Like so many of you, I am a voracious reader, and also like so many of you, I passionately support my local library. The past few years have seen some interesting changes, shifts in what - and how - America reads. Right now, with money still tight (no matter who proclaims this recession over), libraries are enjoying a resurgence of patonage. But, what will happen when the economy truly picks up? Will sales of "real" books rebound? Will the price of Kindles fall, and that kind of "book" capture more and more readers? No matter how libraries, books and Kindles continue to find and strengthen their niches, our reading life certainlyIS changing.
I've recently finished a delightful book called Little Heathens, recommended to me by my fellow "little heathen" from our teen years in Marblehead MA. It's a memoir set in Iowa during the Great Depression. Interestingly, I found it in the history, not biography, section of our library, but then it IS a remarkably detailed picture of a time and a place worth visiting.
Now, my son-in-law Shaun swears that I've never met a book I didn't like. Not true! Of course I can't imagine life without reading, but books themselves... ahhh, the smell, the bindings, the deckled-edge pages, the varying fonts, the sense of the person who lifeblood is inked on those pages....
And, so, I do love libraries too. I'm endlessly grateful to Mr. Carnegie, his vision and his initial support of that great egalitarian project, the everytown public library. I live in a small town, I don't think we've topped 10,000 in population yet, but we have what I consider a first-class library.
As in so many small towns across the country, our Merrill Memorial Library is housed in an old building, ours one of considerable grandeur and space. In addition to the truly eclectic book collection, there are many varied magazines, videos, and audio books plus, an incredible, multi-faceted children's program. I could not live without the garden, craft, travel and cookbooks available FREE right downtown.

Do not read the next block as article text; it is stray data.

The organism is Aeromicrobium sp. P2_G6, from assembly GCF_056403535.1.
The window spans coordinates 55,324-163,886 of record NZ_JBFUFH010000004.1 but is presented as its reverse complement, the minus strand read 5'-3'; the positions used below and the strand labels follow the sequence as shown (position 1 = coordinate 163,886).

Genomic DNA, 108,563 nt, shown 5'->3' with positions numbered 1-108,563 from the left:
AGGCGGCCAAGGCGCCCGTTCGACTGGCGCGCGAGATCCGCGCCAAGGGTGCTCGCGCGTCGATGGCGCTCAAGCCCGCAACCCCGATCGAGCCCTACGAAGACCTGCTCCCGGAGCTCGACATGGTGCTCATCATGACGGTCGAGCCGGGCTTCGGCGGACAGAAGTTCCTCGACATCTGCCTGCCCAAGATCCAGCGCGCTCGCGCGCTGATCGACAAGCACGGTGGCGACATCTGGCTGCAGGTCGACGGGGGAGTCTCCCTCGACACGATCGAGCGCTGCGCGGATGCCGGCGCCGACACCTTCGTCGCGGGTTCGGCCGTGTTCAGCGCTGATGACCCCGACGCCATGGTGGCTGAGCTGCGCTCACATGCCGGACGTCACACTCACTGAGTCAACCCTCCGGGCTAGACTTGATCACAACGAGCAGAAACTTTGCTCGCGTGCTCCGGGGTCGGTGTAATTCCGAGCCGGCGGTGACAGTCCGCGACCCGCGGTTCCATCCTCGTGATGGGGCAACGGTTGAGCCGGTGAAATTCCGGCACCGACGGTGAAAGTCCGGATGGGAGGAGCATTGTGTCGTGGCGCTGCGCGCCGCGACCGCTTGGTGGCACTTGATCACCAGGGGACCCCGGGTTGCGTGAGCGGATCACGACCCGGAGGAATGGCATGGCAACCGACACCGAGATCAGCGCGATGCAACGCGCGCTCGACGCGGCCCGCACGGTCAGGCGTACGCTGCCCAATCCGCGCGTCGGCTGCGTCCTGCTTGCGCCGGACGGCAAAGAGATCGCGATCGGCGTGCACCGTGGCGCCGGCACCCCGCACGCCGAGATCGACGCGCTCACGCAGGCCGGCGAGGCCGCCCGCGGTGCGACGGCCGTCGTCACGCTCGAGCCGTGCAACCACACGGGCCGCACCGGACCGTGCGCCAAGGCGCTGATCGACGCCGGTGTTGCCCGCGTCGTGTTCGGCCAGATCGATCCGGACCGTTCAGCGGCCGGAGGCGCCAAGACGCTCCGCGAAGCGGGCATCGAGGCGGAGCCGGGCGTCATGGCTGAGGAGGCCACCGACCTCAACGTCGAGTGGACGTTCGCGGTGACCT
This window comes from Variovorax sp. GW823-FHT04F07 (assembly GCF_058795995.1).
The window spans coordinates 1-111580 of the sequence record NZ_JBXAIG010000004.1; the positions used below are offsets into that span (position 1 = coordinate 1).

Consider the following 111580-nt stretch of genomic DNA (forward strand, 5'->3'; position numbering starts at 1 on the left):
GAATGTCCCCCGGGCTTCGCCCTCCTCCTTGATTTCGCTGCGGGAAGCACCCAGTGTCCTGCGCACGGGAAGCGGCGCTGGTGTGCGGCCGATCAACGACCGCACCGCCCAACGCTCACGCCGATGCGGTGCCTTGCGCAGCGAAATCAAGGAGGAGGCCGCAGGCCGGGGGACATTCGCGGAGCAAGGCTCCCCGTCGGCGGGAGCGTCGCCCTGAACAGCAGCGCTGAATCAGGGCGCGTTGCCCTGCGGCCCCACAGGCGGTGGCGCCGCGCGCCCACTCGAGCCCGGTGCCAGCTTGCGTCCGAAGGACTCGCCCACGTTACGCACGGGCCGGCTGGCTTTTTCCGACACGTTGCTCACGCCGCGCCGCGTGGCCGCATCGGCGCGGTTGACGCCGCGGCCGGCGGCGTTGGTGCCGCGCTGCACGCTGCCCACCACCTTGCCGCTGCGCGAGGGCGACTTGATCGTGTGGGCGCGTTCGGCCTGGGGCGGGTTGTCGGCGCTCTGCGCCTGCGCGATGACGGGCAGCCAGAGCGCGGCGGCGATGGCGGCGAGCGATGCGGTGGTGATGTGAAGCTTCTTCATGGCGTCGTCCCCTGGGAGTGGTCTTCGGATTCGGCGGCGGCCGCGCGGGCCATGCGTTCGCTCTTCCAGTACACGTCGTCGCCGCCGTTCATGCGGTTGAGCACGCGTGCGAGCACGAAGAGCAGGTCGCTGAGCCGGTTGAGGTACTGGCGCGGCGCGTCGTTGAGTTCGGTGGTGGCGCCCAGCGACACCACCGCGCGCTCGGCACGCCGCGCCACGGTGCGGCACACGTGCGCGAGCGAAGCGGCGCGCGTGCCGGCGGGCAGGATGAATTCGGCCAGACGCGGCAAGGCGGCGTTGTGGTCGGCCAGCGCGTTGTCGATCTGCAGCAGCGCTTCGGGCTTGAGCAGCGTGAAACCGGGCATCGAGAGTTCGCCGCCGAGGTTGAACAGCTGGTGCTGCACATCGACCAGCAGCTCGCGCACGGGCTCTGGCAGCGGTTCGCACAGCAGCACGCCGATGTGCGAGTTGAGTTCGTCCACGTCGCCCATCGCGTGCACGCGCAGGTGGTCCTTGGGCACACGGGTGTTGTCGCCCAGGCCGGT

There are art exhibits, evening author programs, poetry workshops, knitting and quilting groups that meet at MML, all of these well beyond the scope of Mr. Carnegie's original vision. But, this place, this heart of the community, like so much of our western civilization, all began around books.
And then there are Kindles. A number of my adult children have Kindles, the amazing reading device from Amazon.com. It IS stunning! In its size, features, capabilities, and yes, just plain practicality. For someone like me who loves to read in bed at night... well, those Harry Potter tomes can be hard to hold up, you know! And, yes, I do have a reading pyramid that I love.
The size of a slim 5x8" picture frame, a Kindle feels lighter than that picture frame with its glass. And, while I'm certainly not here to sell Kindles, I can see what it could mean to many readers. While our library has a small selection of large-print books, with the Kindle you can adjust the size of the font you're reading. As America ages, what a gift that may be.
If you travel a lot or it isn't easy to get to the library often, the accessibility of thousands upon thousands of titles, magazines, even blogs, downloadable in something like 60 seconds, is mind-boggling. And the Kindle can store something like 1,500 books for your perusal. Part of me really, really wants one, while another part of me feels disloyal at the mere thought.
Do you think there will come a time when our libraries have Kindles to borrow just as we do those audio books? Maybe we could rent Kindles from the library to take on vacations. I know our libary has been reporting increased circulation numbers in recent months, and while that may reflect this economic downturn, it is a hopeful sign that America's small towns are still reading!
Books, no matter how you access those written words, are an incredibly rich part of our daily life, and this country's library's are one of our richest small-town AND big-city resources. While a Kindle can offer the access, it will never replace the sense of community that our libraries often provide. Have you thanked a librarian today??
I'm currently hooked on Scandanvian and Icelandic mysteries... please let me know what you're reading these days!